Pearson’s successor Claudio Ranieri upset the ridiculous 5000-1 odds and guided the Foxes to an unlikely Premier League title triumph in the 2015-16 season, with Vardy scoring 24 goals in the campaign.
Leicester’s abrupt emergence and Vardy’s incredible upturn of form saw him bag the 2016 Barclays Premier League Player of the Season.
Vardy continued his scoring form in the Premier League in the following season and also found the net twice in the UEFA Champions League, as the Foxes made it all the way to the quarterfinals.
Vardy hasn’t been able to replicate his feat of scoring 24 goals in the Premier League until now but goals have continued to flow for him at an impressive strike rate, nonetheless.
The 32-year-old has racked up a staggering 80 goals and 29 assists in 176 Premier League appearances, numbers which are quite eye-watering for any footballer playing in such a highly competitive league.
It is difficult to find the proper set of adjectives to describe Vardy’s sensational rise in English football from being a non-league star to a Premier League icon.
It certainly doesn’t require a rocket scientist to figure out that he has by far been one of the most consistent strikers in the Premier League over the past few years and it would be harsh to take any credit away from him.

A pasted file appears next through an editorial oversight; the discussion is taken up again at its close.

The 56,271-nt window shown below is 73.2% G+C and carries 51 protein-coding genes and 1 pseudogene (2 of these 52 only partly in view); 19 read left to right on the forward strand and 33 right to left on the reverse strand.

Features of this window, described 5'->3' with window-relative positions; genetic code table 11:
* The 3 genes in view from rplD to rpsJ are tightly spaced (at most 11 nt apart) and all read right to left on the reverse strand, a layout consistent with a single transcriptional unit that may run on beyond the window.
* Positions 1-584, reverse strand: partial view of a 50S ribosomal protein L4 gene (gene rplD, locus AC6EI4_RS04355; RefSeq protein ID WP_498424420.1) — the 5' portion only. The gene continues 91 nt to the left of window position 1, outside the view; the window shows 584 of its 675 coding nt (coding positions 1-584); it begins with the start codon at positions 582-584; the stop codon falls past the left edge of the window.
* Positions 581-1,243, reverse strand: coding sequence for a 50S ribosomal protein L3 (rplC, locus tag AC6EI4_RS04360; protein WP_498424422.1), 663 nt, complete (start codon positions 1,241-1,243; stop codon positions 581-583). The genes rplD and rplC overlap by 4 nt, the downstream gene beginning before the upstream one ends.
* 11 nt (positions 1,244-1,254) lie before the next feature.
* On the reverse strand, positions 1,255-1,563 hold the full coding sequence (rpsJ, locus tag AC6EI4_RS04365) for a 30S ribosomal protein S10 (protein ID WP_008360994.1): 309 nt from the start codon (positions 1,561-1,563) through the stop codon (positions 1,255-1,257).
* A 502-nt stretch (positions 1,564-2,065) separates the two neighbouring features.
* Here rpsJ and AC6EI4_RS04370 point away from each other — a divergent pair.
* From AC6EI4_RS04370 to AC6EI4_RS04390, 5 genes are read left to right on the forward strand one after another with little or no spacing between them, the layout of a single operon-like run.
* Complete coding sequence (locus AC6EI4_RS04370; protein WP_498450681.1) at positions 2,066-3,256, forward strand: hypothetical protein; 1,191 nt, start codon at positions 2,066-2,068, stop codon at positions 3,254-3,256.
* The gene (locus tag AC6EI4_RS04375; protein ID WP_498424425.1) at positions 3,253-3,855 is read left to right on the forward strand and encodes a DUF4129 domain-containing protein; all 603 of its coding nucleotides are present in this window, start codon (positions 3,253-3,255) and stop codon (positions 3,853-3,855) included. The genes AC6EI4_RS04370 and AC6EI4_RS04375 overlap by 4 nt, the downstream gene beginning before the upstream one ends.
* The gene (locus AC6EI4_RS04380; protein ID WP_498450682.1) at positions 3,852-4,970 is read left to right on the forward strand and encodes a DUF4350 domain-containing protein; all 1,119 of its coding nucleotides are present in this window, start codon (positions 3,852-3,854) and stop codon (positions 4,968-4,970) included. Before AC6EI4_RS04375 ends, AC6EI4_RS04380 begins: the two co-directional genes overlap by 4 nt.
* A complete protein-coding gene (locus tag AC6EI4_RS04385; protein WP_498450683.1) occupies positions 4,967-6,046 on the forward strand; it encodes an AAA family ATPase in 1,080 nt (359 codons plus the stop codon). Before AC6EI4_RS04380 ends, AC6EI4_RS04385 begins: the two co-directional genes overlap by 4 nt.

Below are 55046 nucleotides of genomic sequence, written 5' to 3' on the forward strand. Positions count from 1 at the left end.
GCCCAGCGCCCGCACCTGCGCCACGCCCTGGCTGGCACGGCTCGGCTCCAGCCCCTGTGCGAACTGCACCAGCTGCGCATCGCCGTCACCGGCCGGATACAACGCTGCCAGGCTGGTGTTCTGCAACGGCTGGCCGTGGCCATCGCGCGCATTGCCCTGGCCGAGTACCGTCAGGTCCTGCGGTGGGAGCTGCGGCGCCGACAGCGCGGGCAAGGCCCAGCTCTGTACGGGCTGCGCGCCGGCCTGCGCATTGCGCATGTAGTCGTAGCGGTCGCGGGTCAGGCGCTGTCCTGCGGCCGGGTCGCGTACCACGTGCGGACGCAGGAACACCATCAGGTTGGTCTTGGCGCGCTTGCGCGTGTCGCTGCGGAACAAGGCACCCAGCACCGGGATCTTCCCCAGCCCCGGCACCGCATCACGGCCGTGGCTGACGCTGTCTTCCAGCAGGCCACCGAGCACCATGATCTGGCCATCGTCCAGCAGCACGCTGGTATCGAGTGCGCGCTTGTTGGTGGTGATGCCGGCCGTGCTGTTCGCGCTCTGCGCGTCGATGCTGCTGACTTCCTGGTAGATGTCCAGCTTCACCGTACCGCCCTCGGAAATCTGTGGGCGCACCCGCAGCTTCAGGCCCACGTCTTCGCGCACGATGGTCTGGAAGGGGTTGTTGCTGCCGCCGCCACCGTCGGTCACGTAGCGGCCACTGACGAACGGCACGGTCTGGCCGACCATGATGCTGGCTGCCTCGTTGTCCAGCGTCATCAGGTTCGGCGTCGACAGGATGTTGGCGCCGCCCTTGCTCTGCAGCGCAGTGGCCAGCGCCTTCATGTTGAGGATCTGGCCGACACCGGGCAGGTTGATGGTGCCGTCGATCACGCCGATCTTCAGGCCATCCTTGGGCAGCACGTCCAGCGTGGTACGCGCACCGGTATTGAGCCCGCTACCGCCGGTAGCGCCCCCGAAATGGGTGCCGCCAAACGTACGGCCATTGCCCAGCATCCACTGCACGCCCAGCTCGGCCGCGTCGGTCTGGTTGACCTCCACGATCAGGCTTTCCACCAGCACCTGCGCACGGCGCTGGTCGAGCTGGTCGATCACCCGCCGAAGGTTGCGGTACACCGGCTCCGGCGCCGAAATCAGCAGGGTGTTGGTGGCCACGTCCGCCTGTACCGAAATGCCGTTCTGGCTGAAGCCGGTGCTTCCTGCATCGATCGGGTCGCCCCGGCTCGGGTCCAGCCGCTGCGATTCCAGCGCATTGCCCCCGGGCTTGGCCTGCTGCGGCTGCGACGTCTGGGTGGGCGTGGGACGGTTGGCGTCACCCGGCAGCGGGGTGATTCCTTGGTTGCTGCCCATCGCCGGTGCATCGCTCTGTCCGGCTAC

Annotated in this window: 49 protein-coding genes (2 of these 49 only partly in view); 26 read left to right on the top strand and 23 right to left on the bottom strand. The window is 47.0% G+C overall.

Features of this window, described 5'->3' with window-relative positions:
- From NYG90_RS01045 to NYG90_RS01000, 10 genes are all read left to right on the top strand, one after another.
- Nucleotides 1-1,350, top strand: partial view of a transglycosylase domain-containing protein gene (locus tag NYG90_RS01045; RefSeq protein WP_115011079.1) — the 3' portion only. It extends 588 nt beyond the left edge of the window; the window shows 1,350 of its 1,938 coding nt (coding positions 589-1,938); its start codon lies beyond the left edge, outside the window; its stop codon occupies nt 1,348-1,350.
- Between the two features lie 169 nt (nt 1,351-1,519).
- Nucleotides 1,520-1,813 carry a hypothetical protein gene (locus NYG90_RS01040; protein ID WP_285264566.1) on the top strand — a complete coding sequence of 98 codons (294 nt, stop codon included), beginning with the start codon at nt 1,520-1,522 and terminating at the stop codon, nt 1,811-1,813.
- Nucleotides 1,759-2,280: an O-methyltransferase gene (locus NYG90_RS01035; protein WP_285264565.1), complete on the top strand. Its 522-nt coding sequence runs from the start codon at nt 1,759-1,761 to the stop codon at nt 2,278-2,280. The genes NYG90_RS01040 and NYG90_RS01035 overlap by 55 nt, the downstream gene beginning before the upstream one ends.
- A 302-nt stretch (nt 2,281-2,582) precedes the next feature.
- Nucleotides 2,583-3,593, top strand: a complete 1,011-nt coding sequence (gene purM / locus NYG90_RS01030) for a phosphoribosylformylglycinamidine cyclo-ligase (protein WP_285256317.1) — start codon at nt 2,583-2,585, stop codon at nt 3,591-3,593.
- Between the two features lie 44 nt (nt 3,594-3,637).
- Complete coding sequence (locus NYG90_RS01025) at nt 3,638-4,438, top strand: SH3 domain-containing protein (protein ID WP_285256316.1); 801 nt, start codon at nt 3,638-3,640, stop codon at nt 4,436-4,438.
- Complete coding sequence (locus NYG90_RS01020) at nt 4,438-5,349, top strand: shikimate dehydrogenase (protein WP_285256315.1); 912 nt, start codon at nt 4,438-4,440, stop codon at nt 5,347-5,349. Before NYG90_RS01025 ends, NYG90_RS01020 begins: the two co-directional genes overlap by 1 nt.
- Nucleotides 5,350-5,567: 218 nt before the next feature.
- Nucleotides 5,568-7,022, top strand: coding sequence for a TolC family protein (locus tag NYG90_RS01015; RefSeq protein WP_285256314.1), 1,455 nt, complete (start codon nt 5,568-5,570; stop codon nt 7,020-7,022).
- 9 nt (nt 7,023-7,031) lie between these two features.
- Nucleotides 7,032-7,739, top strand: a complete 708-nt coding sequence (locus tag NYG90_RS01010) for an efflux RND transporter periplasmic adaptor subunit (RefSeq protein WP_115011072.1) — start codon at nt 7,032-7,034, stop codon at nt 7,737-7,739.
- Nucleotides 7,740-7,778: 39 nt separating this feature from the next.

Vardy’s hardworking nature, lightning pace, instant acceleration, his ability to play off the shoulder of the last defender and time his run to perfection, and clinical finishing, have troubled even the best of defences in the top-flight.
Still only 32, he definitely has a lot to offer as far as Leicester are concerned, and even if he hangs up his boots right now, the story of his rise is likely to inspire footballers for generations to come.
Vardy’s meteoric rise in English football is like a ray of light at the end of a dark tunnel for all non-league footballers who dream of playing in the Premier League some day.
The Leicester man rose to prominence by his sheer dint of merit and hard work, which should be a lesson for all non-league footballers that opportunities are there if you keep working hard.
Working hard and working smart are completely different things but Vardy has shown the ability to combine both in order to produce the desired results.
Comparing the transfer approach of Neil Lennon and Brendan Rodgers at Celtic
Comparing the transfer approach of Neil Lennon and Brendan Rodgers at Celtic
It has all been one-way traffic in the Scottish Premiership over the past eight seasons or so, with Celtic establishing themselves as the undisputed powerhouses in Scotland ever since the financial crisis at Ibrox hit Rangers hard on the face.